I don't know why no one clued me in earlier to apartment analyst Mike Scott's very funny and very informative video series on Dupre+Scott's website, but now that I know about it, I'm making up for lost time.
Here's a recent video in which Scott goes in depth about a disjunction I mentioned in a recent post on the apartment rental market: Costs (for landlords) are rising significantly faster than rents, meaning that in future years, in Scott's words, "rents are going to have to climb ... 30 percent faster than they have been climbing" since 2000.
The main reason? Taxes and utility costs. Between 2000 and 2013, real-estate taxes have risen 6.7 percent a year (last year, it was nearly 10 percent), and utility costs have risen 5 percent, for an average tax-utility cost increase of 5.9 percent a year. At the same time, revenues have only increased 3.7 percent. At this rate, Scott says, within 44 years, "taxes and utilities alone will cost more than all operating expenses. ... Clearly, that's just not even possible, so clearly, something has to give."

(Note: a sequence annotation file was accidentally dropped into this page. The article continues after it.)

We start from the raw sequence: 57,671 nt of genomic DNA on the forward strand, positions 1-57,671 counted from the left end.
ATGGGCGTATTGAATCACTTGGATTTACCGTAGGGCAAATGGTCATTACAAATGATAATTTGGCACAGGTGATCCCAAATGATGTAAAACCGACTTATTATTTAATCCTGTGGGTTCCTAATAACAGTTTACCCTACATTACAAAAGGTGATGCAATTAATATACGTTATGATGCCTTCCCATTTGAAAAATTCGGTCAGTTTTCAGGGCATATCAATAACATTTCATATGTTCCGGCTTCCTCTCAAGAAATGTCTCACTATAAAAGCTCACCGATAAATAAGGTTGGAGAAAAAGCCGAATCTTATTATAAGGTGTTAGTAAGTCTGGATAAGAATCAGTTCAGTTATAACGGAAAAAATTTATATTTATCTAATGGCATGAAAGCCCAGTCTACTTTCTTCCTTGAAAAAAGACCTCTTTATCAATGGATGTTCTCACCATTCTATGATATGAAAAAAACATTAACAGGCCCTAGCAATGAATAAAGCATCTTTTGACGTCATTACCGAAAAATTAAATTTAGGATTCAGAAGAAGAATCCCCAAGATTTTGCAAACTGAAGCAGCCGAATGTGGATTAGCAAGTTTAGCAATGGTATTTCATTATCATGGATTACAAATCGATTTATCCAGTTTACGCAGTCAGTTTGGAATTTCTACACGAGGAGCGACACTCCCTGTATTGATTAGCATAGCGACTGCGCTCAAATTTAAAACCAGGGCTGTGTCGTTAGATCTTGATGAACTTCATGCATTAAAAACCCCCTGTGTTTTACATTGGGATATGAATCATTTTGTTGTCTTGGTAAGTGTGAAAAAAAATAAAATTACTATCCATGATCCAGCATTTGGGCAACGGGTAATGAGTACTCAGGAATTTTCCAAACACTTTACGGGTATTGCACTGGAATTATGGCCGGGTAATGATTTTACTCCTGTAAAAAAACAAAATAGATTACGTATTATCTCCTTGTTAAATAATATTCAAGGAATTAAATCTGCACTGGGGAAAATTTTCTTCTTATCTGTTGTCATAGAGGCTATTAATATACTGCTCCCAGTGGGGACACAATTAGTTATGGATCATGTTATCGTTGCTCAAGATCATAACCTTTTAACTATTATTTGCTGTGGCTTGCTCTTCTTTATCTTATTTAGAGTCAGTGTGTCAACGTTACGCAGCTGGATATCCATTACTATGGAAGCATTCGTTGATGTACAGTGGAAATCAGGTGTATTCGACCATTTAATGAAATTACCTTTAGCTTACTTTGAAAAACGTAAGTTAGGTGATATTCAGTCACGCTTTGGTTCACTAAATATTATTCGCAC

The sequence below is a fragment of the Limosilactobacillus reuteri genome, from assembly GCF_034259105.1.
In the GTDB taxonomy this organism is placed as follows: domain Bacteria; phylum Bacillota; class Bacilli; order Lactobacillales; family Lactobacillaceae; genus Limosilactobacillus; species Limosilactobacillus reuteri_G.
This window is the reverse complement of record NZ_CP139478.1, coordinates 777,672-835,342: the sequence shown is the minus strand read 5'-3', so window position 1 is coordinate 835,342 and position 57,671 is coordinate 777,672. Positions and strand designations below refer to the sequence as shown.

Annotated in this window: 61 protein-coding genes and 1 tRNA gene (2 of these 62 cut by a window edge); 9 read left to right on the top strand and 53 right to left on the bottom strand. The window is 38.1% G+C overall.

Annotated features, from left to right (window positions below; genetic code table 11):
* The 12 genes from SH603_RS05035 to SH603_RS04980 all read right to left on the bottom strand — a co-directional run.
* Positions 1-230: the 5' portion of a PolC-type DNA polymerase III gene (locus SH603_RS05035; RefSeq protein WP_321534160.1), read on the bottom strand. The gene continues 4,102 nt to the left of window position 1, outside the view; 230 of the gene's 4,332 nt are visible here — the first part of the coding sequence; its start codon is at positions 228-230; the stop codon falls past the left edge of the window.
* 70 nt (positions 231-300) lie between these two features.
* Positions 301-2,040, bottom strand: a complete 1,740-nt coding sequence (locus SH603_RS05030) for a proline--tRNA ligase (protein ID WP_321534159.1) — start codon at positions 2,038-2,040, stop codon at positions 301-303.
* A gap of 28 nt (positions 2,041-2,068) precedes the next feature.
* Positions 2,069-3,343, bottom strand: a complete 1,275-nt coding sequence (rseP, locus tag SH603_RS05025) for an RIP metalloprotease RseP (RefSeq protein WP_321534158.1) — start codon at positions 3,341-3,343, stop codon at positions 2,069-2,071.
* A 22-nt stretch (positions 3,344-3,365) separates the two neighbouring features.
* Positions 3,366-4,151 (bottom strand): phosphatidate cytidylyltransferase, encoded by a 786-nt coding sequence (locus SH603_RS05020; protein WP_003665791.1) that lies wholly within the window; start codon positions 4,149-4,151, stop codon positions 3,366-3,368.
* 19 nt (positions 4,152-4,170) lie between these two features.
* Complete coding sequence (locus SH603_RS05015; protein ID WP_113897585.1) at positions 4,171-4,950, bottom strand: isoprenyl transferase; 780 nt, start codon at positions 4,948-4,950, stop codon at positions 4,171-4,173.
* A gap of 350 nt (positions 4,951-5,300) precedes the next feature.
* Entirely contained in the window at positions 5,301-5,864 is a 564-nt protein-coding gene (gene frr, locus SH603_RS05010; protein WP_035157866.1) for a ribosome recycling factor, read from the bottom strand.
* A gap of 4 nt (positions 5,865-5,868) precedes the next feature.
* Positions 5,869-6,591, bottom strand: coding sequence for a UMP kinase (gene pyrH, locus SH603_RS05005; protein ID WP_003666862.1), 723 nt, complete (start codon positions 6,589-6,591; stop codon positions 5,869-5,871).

Put more realistically, Scott says that "taxes and utilities [will] outstrip all collected revenue in about 80 years." The upshot is that "if we can't rein in these cost increases, the rent increases that we've seen since 2000 are just a drop in the bucket compared to what they're going to have to be in the future."
Check out the whole four-minute video (with slides!) here.